Verse 2022 Faculty

Biology

Catherine F

Catherine Freudenreich
Professor

The Freudenreich lab studies genome instability: how DNA breaks occur, how they are repaired, and how these processes contribute to human genetic disease, including repeat expansion diseases (like Huntington's disease) and cancer. We use baker's yeast as a model organism to address these questions. The course prerequisite is Genetics; additionally a course in Molecular Biology is preferred.  

Mitch McVey

Mitch McVey
Professor

Students will study how organisms tolerate DNA damage, largely using the Drosophila model system. Questions may include: what proteins are important for the repair or bypass of DNA damage and how does redundancy allow the organisms to be resilient in different damage contexts?

Chemistry

Mary Jane Shultz

Mary Jane Shultz
Professor

The project involves developing a silica scaffold for use in clean water and energy-related products. Physical Chemistry I - thermodynamics is very helpful.

Child Study and Human Development

Sarah Johnson

Sara K. Johnson
Evans Family Assistant Professor

Students can work on one of several research projects on the topic of how adolescents and young adults make decisions about whether and how to be civically engaged, and whether and how they aim to promote social justice in their civic actions. Tasks include data collection (e.g., sending recruitment emails), data analysis (both interviews and surveys), and writing scientific reports (articles and presentations). Students must have a major or minor in a social science field (examples include CSHD, Psychology, Sociology) or significant coursework, ideally including at least one course in social science research methods (e.g., design, quantitative methods or statistics, or qualitative methods). 

Jayanthi Mistry

Jayanthi Mistry
Professor and Chair

Students can work on datasets consisting of narrative accounts (stories) told by youth on salient developmental experiences, including experiences of being marginalized. Students will be involved in data analysis of the stories, reading papers on the conceptual frameworks used to guide data analysis, and on methods of narrative analysis.

W. George Scarlett

George Scarlett
Senior Lecturer

Research to develop the Tomorrow’s Earth Stewards (TES) web magazine. The Verse student will work closely with the TES Editor to develop new resources to serve all those engaged in supporting children’s and teens’ development as earth stewards. The primary focus of TES is on resources for promoting eco-literacy, not only knowledge about how Nature works but also an attitude and commitment to caring for the natural world.

Classical Studies

Marie-Claire Beaulieu

Marie-Claire Beaulieu
Associate Professor

The project involves encoding and pursuing research on Greek mythology for the Digital Glossary of Greek Birds. Students should be familiar with either Greek or Latin, and will gain experience with Digital Humanities and research methods in classical studies. In summer 2022, in addition to encoding, students will have the opportunity to participate in data analysis and publication of results.

Community Health/Occupational Therapy

Keren Ladin

Keren Ladin
Associate Professor

Structurally marginalized groups experience disproportionately low rates of organ transplantation. To improve equitable patient-centered transplantation, our research examines the role of implicit and explicit bias in transplant listing decisions and tests an intervention to reduce bias among clinicians.

In transplantation, our research considers policy tradeoffs, such as balancing ethical principles of equity, efficiency and justice, in attempt to optimize fairness in organ allocation. Given that transplantation is a rare example of public rationing of life-saving treatment in United States, it provides an ideal case for studying procedural fairness and distributive justice in the context of the our health care system.

Other lab projects offer opportunities to examine shared decision-making and quality of life among older adults with complex conditions, such as end-stage kidney disease.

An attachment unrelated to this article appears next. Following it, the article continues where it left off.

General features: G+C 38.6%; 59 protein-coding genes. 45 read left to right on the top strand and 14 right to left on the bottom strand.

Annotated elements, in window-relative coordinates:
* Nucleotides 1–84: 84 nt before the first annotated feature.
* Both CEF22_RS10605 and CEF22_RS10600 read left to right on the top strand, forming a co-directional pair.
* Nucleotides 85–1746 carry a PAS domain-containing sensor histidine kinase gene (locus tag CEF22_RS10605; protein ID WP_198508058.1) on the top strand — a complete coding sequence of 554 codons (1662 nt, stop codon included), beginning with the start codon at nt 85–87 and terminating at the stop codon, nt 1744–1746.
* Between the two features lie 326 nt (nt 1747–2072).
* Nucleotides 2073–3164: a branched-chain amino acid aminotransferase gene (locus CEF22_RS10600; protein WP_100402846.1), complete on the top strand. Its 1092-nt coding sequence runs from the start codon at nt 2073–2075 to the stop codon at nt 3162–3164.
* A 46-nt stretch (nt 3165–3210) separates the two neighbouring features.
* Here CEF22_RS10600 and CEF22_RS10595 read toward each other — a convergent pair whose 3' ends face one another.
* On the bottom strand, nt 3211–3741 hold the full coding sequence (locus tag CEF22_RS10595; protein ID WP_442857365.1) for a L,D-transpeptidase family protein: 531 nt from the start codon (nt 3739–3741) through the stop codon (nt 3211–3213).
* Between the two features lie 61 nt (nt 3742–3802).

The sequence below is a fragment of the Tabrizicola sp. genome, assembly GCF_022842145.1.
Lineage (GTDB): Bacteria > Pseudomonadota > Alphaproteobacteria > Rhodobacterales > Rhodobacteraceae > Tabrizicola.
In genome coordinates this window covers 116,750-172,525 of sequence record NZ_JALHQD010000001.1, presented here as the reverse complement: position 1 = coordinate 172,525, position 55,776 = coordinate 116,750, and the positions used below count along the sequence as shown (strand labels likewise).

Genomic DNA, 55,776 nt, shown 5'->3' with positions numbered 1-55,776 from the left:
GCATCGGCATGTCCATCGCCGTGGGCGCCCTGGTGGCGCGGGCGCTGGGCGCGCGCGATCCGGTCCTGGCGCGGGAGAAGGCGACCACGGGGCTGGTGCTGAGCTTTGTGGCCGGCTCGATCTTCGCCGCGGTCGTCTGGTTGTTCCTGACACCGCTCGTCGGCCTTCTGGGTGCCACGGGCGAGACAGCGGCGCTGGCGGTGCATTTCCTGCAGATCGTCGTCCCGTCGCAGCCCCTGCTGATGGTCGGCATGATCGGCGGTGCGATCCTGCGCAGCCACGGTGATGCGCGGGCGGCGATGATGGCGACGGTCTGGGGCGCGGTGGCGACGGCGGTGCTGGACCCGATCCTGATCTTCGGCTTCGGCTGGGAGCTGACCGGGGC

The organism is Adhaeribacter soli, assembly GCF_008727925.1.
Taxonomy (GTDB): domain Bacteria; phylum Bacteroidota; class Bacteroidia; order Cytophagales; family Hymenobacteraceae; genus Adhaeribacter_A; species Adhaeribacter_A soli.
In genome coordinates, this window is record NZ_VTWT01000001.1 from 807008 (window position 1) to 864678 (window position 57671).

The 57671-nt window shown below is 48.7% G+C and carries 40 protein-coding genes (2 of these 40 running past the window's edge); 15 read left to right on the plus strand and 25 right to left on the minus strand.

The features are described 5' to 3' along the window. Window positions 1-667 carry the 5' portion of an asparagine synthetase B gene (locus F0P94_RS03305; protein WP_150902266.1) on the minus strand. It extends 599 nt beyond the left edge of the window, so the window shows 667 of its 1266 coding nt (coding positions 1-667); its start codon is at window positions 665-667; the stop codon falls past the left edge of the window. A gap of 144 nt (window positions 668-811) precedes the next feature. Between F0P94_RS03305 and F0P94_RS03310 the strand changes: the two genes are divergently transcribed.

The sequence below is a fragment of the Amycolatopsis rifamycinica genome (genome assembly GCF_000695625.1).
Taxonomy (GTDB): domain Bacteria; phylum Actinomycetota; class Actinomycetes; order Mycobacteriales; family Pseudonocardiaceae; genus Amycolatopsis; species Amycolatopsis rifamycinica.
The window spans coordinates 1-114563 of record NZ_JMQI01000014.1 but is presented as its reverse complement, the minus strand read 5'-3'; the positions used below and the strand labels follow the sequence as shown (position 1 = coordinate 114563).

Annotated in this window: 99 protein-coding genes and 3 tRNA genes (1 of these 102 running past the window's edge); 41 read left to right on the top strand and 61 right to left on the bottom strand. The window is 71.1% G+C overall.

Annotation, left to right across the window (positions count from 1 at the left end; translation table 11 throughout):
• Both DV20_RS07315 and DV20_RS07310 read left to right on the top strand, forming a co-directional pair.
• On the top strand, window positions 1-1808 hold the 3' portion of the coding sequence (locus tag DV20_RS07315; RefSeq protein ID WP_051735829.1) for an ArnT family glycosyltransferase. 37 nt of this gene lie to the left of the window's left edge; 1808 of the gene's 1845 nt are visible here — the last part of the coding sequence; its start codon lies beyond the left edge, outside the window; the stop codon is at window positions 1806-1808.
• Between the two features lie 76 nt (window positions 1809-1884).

ENG/Biomedical Engineering

Lauren Black III

Lauren Black
Associate Professor

The Black Lab studies the role of extracellular signaling in the development of healthy and diseased cardiac tissue. We use engineering systems to probe how properties of the microenvironment induce phenotypical changes in relevant cardiac cells. Students will be doing cell culture; so some experience with aseptic technique and mammalian cell culture is preferred, but not required.

Srivalleesha Mallidi

ENG/Computer Science

Lenore Cowen

Lenore Cowen
Professor

Network approaches are a very powerful way to discover sets of genes that work together in the cell to accomplish a biological task, or sets of genes that might be dysregulated in disease. We will investigate graph theoretic and network embedding methods to make sense of biological data, with applications to understanding human traits and diseases, such as Crohn's disease. Recommended background: comfort and familiarity with at least one programming language, such as Python or R.

Daniel Votipka

Daniel Votipka
Lin Family Assistant Professor

Our group investigates how experts in various domains (e.g., software development, network operations, and patient care in hospitals) perform routine computer security tasks. Students can work on one of several research projects in this area, supporting data collection (e.g., surveys/interviews, online data scraping), analysis (qualitative and/or quantitative), and producing scientific reports. For example, a student could study the educational resources available to experts by collecting a dataset of online resources and using a mix of qualitative and quantitative metrics to evaluate their usefulness. A background in human-subjects research or computer security would be helpful, but neither is necessary.

ENG/Electrical and Computer Engineering

Aseema Mohanty

Aseema Mohanty
Clare Boothe Luce Assistant Professor

Students will conduct nanophotonics (chip-based optics) research for  applications in optical beam shaping, neural and biomedical devices, and quantum computing and communications. Projects can range from computational device design to developing and testing optical chips. Familiarity with an electricity and magnetism or optics course and python programming is helpful, but not required.

Aseema Mohanty

Sameer Sonkusale
Professor

Sonkusale group "Nano Lab" work on next generation of wearable and implantable devices. Research experience span from the development of material and sensors, to the development of integrated prototype using existing sensors. Background in any engineering disciplines will be relevant for the project. Please visit www.nanolab.info for more information on the ongoing research projects.

Mathematics

Christoph Borgers

Christoph Börgers
Professor

We will explore stochastic differential equations models in neuroscience or epidemiology. Students must have taken single-variable calculus. They should also be willing to learn about differential equations, probability, and computer programming (to a large extent), but they need not have a background in any of those areas.

Fulton Gonzalez

Fulton Gonzalez
Professor